Without question, Iowans are better off now than they were two years ago, Iowa Republicans said Thursday.
Leaders in the GOP-controlled House and Republicans who want to take control of the Iowa Senate joined Gov. Terry Branstad in providing an optimistic view of the Iowa economic and budgetary landscape and in sketching out changes they believe are needed to improve the state’s business climate and spur job creation.
“Absolutely, I think we’re moving in the right direction,” said Iowa House Speaker Kraig Paulsen, R-Hiawatha, in response to the question whether the state’s residents are better off now than when the 84th Iowa General Assembly was elected two years ago. “I think unquestionably.” And, added Sen. Bill Dix, R-Shell Rock, things would be even better now had Democrats who hold a 26-24 Senate majority supported GOP efforts to permanently reduce commercial and industrial property tax rates, eliminate burdensome government regulations and red tape, and reduced personal and corporate income taxes.
Paulsen said the split-control Legislature succeeded in getting state spending under control via a sustainable budget, boosted funding for education and “sent an extremely powerful message that Iowa is open for business” by improving the regulatory climate and halting “job-killing” proposals that had surfaced during sessions when Democrats controlled the Legislature and the governorship.
With Republicans holding a 60-40 edge in the Iowa House and needing to pick up just two seats in the Iowa Senate to hold sway over state government, top GOP legislators and Branstad unveiled parts of their unified “Iowa Strong” agenda that seeks to promote job creation through property and income tax relief and reform, make Iowa a bio-science corridor via new strategic state investments in bio-science innovations in partnership with state universities, make Iowa the easiest state in the nation to start a business, and protect workers by amending the state constitution to guarantee that Iowa is a right-to-work state.
Republicans pledged to roll back the property taxes currently assessed at 100 percent valuation for businesses and industries in Iowa, but in a way that did not shift higher tax burdens on other property classes and would prevent local governments from being harmed due to property tax changes. They also promised to flatten and lower income tax rates on individuals and employers, but offered no specifics on any of their tax relief and reform commitments.
“We are not revealing the details of this today,” Branstad said. “We are committed to this. We intend to follow through and do exactly what we talk about in this campaign.”
Paulsen said the property tax concept likely would be similar to a package House Republicans passed last session that sought to provide $1.2 billion in relief over eight years that included a component to phase out property taxes supporting K-12 education so funding was 100 percent state aid. House Republicans also support a 20 percent cut in the state’s individual income tax rates.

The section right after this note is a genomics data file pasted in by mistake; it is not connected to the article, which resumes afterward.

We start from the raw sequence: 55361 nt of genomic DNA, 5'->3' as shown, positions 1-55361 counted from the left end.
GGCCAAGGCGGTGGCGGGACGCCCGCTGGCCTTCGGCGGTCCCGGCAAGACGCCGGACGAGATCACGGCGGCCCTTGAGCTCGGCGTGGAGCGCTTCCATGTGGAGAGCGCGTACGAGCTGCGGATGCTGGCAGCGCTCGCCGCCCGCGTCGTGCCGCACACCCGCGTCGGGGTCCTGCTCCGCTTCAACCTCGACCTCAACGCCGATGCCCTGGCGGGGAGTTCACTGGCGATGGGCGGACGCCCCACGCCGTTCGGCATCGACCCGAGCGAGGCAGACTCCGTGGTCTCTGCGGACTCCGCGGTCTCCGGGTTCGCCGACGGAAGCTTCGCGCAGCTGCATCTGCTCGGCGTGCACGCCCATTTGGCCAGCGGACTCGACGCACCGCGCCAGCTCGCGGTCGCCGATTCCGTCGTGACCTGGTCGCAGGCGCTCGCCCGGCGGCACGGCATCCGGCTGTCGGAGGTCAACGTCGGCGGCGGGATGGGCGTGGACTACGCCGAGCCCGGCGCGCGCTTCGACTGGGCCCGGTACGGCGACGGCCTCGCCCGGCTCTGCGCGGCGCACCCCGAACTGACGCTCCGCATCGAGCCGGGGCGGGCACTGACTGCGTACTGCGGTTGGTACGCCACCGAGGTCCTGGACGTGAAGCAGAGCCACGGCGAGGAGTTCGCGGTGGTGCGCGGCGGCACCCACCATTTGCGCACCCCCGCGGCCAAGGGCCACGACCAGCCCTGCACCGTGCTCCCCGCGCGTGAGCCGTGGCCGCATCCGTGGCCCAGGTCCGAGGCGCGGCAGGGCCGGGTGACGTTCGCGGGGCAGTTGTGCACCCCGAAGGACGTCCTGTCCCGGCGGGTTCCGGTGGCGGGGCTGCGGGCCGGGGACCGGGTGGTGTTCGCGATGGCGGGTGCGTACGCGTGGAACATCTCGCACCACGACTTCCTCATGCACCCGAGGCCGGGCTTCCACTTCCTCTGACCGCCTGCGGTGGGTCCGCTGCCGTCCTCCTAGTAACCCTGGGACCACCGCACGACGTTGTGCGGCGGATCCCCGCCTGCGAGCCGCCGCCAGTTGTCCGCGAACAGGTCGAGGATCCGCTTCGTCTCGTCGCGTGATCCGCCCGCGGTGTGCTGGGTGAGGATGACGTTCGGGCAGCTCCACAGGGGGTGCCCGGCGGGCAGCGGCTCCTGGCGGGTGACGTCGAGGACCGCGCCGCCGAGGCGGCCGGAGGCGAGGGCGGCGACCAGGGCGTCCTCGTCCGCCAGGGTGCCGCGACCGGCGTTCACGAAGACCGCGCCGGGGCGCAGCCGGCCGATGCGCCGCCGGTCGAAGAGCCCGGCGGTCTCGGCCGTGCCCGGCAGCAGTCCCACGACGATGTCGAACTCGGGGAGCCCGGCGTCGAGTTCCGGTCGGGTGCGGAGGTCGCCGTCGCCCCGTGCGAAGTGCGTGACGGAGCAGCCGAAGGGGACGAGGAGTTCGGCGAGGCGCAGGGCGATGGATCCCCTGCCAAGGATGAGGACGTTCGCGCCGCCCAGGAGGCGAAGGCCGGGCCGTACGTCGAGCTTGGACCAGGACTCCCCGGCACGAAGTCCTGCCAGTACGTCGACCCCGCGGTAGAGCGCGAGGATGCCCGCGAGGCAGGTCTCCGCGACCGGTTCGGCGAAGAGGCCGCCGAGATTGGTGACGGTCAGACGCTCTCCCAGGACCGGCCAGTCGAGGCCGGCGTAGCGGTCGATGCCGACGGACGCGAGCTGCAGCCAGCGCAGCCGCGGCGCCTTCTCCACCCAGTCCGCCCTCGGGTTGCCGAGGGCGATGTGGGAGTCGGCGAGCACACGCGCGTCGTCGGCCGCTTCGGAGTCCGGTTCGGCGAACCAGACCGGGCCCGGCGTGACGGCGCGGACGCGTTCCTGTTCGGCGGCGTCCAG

The Republicans present declined to discuss the possibility of a state gas tax increase being considered by the 85th General Assembly.
“We’re not addressing that, no,” the governor said. “That is not one of the issues that we are choosing to focus on.”
The GOP leaders said they hoped to make Iowa’s economy stronger through tax relief and reform, eliminating bureaucratic red tape that hurt businesses, increasing career opportunities by investing in a skilled and competitive workforce, and by sending a strong message across the country and world that Iowa is a great place to start and grow a business. To that end, they said they will require regulatory bodies to consider and publish the impact any proposed new rules or regulations may have on jobs in Iowa, require regulatory bodies to establish timelines to handle applications and permits so bureaucracy is not slowing down economic growth, and conduct a review of all fees charged by agencies to limit the fees being collected to the actual cost of government to provide the service.
Legislative Democrats said they looked forward to working with Republicans to create jobs and help middle-class families prosper.
“While there are some points we can work together on, the Republican agenda is just more of the same and it creates winners and losers. The winners are large out of state corporations that get huge tax breaks. The losers are middle class families who will pay higher taxes to make up the difference,” said House Democratic Leader Kevin McCarthy of Des Moines.
Senate Majority Leader Mike Gronstal, D-Council Bluffs, added that “if Republicans can show that their approach on taxes can help create good jobs here in Iowa, we will take a look at it. At the same time, we will protect what is already working to help Iowa economy: investing in community colleges, targeted tax cuts, and great local schools.”
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